TODAY.AZ / Politics

OSCE Election Observation Mission publishes its third report on Azerbaijan

29 October 2005 [12:29] - TODAY.AZ
The OSCE Election Observation Mission (EOM) published its third report.

The report says that 437 complaints have been registered thus far by CEC concerning violations and interference by local executive authorities and other state bodies in the election process. CEC has only issued a handful of decisions on the 437 complaints it has registered.

The Observation Mission reported that the authorities have now accepted an offer from the Council of Europe’s Venice Commission for guidance and assistance with complaints. EOM also noted in its report that CEC continues to hold sessions regularly, but the working atmosphere and collegiality of its sessions have been deteriorating. Inconsistent and poor application of the law was observed in relation to voter card issues, military voting, and complaints. OSCE EOM has received inconsistent and conflicting data from CEC on updating of voter lists and voter cards.

There are delays and failures in distribution of new ID and voter cards, too. Candidates continue to hold numerous rallies across the country, but the campaign has been marred by widespread police arrests and intimidation of opposition party members and supporters. Restrictions by government and local executive authorities on freedom of assembly continue. In the demonstrations held in Baku on 9 October, EOM observed numerous instances where the police and security forces used disproportionate force against demonstrators and journalists.

The opposition parties published the names of more than 100 persons who were detained at the rally and reported that 55 persons were injured. Reports of services or goods provided free of charge by candidates are frequent. Candidates finance asphalting of roads, residential renovations or host traditional Ramadan-season charitable dinners (“iftars”) in their constituency.

On 21 October, the Constitutional Court overturned a CEC decision which had cancelled the registration of Hajiaga Nuri. The Islamic party Hajiagha Nuri is the chairman of has been denied state registration from the Ministry of Justice. A significant number of candidates have not resigned from official duties. The expected return of the Democratic Party Chairman Rasul Guliyev on 17 October triggered a major national security operation.

The Minister of Interior accused “the radical opposition” of planning to use force against the security forces and numerous nationwide arrests took place. The Minister of Interior acknowledged that approximately 80 – 100 persons were detained, while other sources reported hundreds of detentions. In Baku, at least 30 persons who had come to the airport to greet Mr. Guliyev were sentenced to imprisonment for resisting police instructions under the Administrative Code. The government defended its actions as necessary to prevent a coup d’etat.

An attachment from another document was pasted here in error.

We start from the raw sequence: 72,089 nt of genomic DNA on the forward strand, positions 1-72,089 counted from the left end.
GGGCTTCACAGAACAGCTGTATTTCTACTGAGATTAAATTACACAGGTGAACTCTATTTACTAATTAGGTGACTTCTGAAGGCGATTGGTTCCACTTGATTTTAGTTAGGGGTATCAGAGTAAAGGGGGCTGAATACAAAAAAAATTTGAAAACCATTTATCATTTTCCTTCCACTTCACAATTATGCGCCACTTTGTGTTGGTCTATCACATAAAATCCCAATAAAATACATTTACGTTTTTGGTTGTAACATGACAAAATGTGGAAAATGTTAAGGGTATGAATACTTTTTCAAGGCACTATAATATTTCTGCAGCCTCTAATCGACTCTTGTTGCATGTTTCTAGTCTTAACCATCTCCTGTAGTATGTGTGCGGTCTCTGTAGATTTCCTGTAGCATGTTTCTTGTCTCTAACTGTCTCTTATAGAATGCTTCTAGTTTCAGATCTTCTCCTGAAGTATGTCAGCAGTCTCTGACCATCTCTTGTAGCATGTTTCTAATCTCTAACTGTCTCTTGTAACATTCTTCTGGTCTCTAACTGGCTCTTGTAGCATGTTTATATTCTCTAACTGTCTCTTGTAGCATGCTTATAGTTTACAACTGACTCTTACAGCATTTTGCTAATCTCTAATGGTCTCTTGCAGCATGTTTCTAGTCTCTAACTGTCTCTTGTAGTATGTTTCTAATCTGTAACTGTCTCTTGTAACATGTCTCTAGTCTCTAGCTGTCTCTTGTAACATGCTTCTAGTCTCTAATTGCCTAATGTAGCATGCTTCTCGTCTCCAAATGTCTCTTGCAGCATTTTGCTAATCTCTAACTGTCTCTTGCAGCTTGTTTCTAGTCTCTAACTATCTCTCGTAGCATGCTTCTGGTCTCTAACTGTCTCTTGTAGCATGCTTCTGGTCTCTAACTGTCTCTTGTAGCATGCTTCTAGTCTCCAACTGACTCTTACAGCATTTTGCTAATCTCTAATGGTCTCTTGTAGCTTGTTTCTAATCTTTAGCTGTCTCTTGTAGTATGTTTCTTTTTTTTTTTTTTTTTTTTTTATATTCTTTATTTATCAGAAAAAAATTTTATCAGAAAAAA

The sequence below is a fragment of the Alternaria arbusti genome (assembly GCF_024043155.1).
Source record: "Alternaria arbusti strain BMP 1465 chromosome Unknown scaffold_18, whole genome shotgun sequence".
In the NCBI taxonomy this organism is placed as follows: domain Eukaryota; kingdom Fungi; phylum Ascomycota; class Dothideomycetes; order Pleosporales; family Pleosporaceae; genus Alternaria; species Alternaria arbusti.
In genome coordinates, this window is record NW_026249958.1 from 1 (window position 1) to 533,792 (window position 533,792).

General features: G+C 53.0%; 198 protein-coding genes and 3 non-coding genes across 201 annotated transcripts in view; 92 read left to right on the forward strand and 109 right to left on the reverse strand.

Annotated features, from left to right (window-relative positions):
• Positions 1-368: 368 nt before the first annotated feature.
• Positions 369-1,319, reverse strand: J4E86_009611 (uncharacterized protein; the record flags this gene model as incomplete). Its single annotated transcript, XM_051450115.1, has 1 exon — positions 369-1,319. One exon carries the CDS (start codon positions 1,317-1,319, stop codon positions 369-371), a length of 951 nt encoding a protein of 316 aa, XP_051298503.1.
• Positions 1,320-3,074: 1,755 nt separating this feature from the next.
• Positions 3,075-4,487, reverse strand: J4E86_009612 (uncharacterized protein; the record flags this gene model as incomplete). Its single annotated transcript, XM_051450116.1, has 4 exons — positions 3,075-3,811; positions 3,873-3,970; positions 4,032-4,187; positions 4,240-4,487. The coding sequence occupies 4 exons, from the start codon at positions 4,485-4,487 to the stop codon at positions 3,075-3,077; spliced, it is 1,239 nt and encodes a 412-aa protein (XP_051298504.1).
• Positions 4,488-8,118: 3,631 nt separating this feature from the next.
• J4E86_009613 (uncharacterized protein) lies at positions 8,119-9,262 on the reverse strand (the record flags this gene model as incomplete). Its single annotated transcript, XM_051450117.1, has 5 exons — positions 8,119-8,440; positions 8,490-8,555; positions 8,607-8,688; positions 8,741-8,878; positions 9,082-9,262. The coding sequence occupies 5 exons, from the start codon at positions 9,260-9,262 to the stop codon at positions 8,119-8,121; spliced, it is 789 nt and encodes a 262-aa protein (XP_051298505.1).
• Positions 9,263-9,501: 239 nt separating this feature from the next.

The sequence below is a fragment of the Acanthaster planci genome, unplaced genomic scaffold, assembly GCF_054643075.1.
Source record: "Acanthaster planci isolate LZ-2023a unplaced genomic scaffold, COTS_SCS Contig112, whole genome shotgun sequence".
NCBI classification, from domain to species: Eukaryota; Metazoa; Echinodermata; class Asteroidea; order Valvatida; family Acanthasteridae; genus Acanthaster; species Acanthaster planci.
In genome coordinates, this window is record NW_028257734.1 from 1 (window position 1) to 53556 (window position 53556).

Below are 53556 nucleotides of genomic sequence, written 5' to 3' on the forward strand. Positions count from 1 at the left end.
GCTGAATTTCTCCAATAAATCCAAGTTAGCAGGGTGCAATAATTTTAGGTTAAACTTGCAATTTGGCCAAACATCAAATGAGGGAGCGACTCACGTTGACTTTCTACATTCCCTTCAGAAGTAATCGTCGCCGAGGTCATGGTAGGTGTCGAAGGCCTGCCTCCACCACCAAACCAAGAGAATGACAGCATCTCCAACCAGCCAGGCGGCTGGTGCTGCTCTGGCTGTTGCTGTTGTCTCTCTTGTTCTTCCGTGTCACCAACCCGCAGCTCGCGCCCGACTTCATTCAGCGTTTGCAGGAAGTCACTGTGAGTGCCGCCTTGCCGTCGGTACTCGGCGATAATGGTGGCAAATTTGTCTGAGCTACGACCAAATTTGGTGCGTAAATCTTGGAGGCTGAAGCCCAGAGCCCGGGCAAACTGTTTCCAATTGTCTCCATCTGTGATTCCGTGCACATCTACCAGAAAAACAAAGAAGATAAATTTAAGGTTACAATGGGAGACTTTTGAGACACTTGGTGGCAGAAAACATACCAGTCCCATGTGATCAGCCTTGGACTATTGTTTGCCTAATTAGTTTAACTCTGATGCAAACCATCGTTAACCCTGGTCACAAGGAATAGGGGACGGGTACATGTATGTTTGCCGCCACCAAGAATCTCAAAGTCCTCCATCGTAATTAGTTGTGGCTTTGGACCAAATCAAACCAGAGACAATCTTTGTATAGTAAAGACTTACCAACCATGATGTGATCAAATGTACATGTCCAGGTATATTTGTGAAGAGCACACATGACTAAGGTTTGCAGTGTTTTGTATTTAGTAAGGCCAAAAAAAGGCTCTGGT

In the immediate aftermath of the 17 October events, the Minister of Economic Development and the Minister of Health have been removed from their posts and arrested on suspicion of plotting a forcible seizure of power. A former Minister of Finance had been arrested on similar charges and for financing unauthorized opposition rallies. The intimidation of R.Guliyev’s supporters continued after October 17, too. In a serious incident, on October 19, the opposition leader Isa Gambar was stopped by the police in Aghstafa region, when he tried to visit of a memorial to veterans of the Nagorno-Karabakh conflict, allegedly because it was not on the schedule of his campaign tour.

Though the State-funded TV channels monitored by the OSCE/ODIHR EOM continue to distribute free airtime equally to the four major political parties and blocs, their prime time news favored incumbent political authority. In the first six weeks of the campaign, AzTV provided 97 percent of its political and election prime time news coverage to the activities of the incumbent President, the government, the presidential administration and the YAP party.

In so doing, AzTV has thus far not met its obligation under the Election Code and OSCE commitments to create equal conditions for the candidates and political parties. On October 17, AzTV suspended live airtime for candidates of the “Azadliq” bloc for three days. Public TV, however, continues to offer its viewers more political information than AzTV. Privately owned Lider TV, Space TV and ATV demonstrate a pattern of political favoritism very similar to the one of Public TV.

ANS remains the only TV station to provide a generally more balanced coverage of the campaign. Similarly to the other broadcasters monitored by EOM, this station devoted most of its prime time news coverage to the incumbent government. State-funded newspapers continue to provide free and paid advertising space to candidates, but remain openly biased towards incumbent political autority.

For example, “Azerbaijan” paper allocated 90 percent of its political and election coverage to the incumbent authority. The two other monitored State-funded newspapers, “Respublika” and “Khalq Gazeti”, adopted a similar pattern. “Zerkalo” paper has so far offered a more balanced picture of the election campaign. It was also reflected in the report that a journalist of “Zerkalo” clearly identified by his blue Press jacket had been attacked by unknown persons in the 9 October opposition rally.



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